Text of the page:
To set Emma in motion, the physician just needs to spend a brief five minutes to mark out the patient’s acupoints on a computer that is attached to the robot. It is tasked to massage the knees and backs — the only two problem spots it is able to tackle for now — while the therapist focuses on the neck, ankle or wrist massages.

Tuina is the most labour-intensive part of a TCM treatment, compared with acupuncture and cupping (where glass cups are used to apply suction and heat to parts of the body). 

In general, a TCM clinic pays a full-time massage therapist between S$3,000 and S$5,000 a month, depending on their experience, to do tuina.

At NovaHealth TCM, a 40-minute massage by Emma for lower-back pain costs S$68, while the therapist charges S$60 to S$150 for a 20-minute session. The charges for either a session with Emma or a therapist include fees for consultation and acupuncture.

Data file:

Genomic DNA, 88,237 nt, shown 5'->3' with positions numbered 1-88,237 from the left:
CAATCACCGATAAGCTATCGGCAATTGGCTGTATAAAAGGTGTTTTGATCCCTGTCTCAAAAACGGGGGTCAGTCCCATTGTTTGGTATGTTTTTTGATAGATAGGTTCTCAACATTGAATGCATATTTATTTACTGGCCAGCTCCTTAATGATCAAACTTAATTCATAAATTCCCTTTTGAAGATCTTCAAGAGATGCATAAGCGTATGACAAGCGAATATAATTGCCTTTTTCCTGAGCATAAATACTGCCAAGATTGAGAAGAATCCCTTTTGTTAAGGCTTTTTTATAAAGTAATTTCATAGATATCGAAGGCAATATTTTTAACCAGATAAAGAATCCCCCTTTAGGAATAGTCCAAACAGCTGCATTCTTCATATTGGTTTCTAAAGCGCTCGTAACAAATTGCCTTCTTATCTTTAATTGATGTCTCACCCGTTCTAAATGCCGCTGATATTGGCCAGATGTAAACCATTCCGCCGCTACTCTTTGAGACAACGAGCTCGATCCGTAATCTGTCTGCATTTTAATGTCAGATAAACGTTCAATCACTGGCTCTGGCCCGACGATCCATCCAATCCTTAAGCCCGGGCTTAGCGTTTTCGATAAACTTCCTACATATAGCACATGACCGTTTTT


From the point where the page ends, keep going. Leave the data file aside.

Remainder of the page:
Mr Zhang Yizhong, 34, chief executive officer of AiTreat, which developed the robot, said that Emma is programmed to apply a force of up to 50 Newtons, equivalent to roughly half the maximum force that a human being can typically exert.

NovaHealth’s physician Calista Lim, 29, said that the robot usually starts with a force of 40 Newtons, and its strength can be increased or reduced by 10 Newtons according to the patient’s needs. 

Property agent Ken Tay, 31, who was one of the first to try out Emma to ease his knee and back pain on Monday, said that Emma’s massage is as good as what he would have experienced from a therapist.